Training Tweak’d: Session Summary Time

As trainers we know that at the end of a session their should be time allocated for summing things up. This usually involves:

  • Restating learning outcomes
  • Providing (and hopefully also asking for) feedback
  • Linking to what happens next

Depending on how strapped for time you end up being this may be 5-15 minutes of the session (although I have seen this done in under 60 seconds when time has escaped some trainers!)

When we invest so much time and effort into creating an engaging and effective session at the introduction and the middle, why don’t we invest just as much at the end? Is there no further learning gain to be had here???

How about tweaking the summary of learning at the end, based on the following Information Processing Approach to thinking and learning:

The ability for a learner to share what the session has covered (as opposed to the trainer reading off a list of outcomes) shows how learners have understood information. You can help this happen at 3 levels:

Recalling

“We covered basic anatomy of the respiratory system”

Recall is pre-requisite to understanding, but it doesn’t really demonstrate it. It is just a memory. If you ask learners to share what you have covered in the session, it is likely you will get a list of topics or outcomes. Not high order thinking, but at least if they share it instead of you it’s making them think back and strengthen links to what was covered.

Verdict: Better than nothing, good option for when you left just 60 seconds to sum things up.

Summarising

“The airway includes the nose, mouth, trachea, lungs and some muscles. It all works together to take in oxygen and get rid of CO2”

Asking learners to summarise activities in their own words moves beyond recall and demonstrates comprehension. This is great for you as a trainer – you can check and make sure everyone is on the right page. There are a bunch of different yet quick activities you can use to end a session that will achieve this and all of them can guarantee participation of every learner. Tweak your session and try including something like:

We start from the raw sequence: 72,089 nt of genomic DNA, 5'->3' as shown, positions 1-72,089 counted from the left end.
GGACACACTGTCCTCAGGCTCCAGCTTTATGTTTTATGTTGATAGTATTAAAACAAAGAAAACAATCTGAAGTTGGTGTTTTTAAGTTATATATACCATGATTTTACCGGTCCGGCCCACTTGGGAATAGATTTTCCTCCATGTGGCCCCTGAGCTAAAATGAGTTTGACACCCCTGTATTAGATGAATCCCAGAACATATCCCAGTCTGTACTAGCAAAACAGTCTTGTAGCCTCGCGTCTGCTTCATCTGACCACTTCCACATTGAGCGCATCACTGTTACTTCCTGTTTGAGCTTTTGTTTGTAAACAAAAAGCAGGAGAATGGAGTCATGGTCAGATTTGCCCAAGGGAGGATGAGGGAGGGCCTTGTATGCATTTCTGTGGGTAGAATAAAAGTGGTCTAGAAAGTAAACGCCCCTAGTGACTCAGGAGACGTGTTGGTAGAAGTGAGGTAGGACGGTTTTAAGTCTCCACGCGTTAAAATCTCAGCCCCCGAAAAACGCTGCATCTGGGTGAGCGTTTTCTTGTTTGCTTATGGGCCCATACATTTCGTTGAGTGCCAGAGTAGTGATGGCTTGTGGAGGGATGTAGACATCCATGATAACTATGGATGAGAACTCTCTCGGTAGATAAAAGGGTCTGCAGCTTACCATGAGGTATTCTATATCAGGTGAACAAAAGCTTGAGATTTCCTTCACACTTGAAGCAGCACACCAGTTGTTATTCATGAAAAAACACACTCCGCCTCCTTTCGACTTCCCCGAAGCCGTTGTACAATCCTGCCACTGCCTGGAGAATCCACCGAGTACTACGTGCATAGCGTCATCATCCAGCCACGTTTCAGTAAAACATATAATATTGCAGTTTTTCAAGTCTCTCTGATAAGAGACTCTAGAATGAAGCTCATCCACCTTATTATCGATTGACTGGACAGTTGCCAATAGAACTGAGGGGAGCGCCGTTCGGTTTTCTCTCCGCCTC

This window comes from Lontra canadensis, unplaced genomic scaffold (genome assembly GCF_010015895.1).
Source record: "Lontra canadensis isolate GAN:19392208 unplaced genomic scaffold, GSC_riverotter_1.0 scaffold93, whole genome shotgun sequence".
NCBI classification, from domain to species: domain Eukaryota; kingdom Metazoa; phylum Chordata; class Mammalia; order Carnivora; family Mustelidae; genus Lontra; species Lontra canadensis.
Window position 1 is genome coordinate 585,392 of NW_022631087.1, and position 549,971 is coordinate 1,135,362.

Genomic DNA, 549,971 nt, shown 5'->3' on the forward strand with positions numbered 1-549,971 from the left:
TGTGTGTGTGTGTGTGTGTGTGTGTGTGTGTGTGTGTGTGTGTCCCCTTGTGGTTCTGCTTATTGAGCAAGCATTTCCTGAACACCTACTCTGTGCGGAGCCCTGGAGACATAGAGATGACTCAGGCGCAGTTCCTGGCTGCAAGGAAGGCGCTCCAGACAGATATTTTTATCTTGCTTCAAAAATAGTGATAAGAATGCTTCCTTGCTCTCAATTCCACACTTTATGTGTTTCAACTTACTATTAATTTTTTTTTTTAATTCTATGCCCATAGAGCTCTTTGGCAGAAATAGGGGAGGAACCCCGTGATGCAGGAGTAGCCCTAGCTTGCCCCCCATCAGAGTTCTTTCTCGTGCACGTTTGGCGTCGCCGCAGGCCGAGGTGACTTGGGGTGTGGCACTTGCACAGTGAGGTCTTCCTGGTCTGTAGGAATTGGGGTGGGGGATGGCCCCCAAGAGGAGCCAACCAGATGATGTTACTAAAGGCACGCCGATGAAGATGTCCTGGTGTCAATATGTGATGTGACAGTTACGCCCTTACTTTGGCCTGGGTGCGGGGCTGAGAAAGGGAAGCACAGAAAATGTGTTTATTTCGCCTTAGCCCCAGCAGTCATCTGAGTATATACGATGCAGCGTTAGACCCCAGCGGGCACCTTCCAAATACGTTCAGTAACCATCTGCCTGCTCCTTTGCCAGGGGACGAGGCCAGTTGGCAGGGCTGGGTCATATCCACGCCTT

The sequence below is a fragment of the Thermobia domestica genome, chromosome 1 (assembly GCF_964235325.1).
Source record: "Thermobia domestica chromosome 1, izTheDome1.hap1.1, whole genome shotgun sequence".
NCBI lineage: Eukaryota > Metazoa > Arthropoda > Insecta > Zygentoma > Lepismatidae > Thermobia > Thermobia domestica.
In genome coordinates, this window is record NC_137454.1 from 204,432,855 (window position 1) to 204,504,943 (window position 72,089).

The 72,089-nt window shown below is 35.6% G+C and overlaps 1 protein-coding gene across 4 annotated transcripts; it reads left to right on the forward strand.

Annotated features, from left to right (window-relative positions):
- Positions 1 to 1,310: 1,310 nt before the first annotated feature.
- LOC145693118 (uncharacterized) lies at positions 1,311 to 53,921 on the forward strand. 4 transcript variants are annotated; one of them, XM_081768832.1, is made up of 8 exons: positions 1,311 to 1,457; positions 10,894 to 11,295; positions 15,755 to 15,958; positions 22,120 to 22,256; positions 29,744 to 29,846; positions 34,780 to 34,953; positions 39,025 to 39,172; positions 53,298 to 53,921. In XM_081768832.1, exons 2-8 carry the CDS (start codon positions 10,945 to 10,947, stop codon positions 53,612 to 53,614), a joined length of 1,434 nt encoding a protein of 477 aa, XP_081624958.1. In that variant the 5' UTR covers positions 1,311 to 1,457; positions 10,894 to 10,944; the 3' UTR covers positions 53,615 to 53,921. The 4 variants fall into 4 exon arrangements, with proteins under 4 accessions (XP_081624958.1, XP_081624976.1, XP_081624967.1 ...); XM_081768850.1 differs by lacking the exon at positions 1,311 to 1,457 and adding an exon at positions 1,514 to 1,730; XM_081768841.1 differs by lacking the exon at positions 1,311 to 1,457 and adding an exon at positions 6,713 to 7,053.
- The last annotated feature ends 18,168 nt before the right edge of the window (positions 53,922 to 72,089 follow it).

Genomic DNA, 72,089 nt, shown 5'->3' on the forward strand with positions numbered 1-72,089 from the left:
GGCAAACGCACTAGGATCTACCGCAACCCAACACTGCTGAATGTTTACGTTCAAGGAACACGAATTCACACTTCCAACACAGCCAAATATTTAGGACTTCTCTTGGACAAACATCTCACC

• Pass the ball – Have everyone stand up and throw a ball (or whatever) around the group. Each person summarises one thing learnt during the session. If done successfully they can sit down. No repeating ideas! Increase challenge level by asking them to share things it in order from the start of the session.
  • Rally robin – in small groups everyone takes turns to verbally summarise what was learnt during the session. Alternatively take the team rally robin approach – ask each group to take turns summarise something learnt in order. They can talk among themselves to come up with the answer.
  • Writing relay race – have teams line up with one pen and piece of paper. Each person runs to the paper, adds their summary point before racing back to hand the pen over to the next person. No repeats count. Compare summary lists of teams at end to see who has summarised points from session – either most number or most accurately

Verdict: Takes more time but worth it as uses higher level thinking skills. Good way to end session with high energy. Can include writing or be just verbal depending on group and available time.

Symbolising

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Symbolising  is to represent experience usually in non verbal ways. It requires learners to really think about and interpret what was covered. Activities that you can tweak your session to include as a summary includes:

  • Team mind map – Have everyone work in groups. Grab a texta and help summarise all the big ideas covered during the session using just pictures. People can add to other people’s drawings to show more detail as they recall it. If you want to break it down a bit more, pair it up with a recall summary – once the key parts of the session have been stated, divide up the topics so each group focuses on a different part.
  • Hashtag generator– admittedly it uses words not pictures, but having to come up with a word or phrase that shares the concept is still symbolisation in a more modern social media form… and results can be quite hilarious! Depending on your organization’s social media set up and policies, groups can always take a photo and caption it to visually represent a key concept covered at training. You can then also add a common tag for the group/course.

Verdict: Definitely not a 60 second strategy. It does produce some hard copy results you can review and evaluate later. High engagement, potential for some laughs and fun. Plan your session timing accordingly and check out any policies that may effect what you can/can’t do.

 

 

TWEAKED

 

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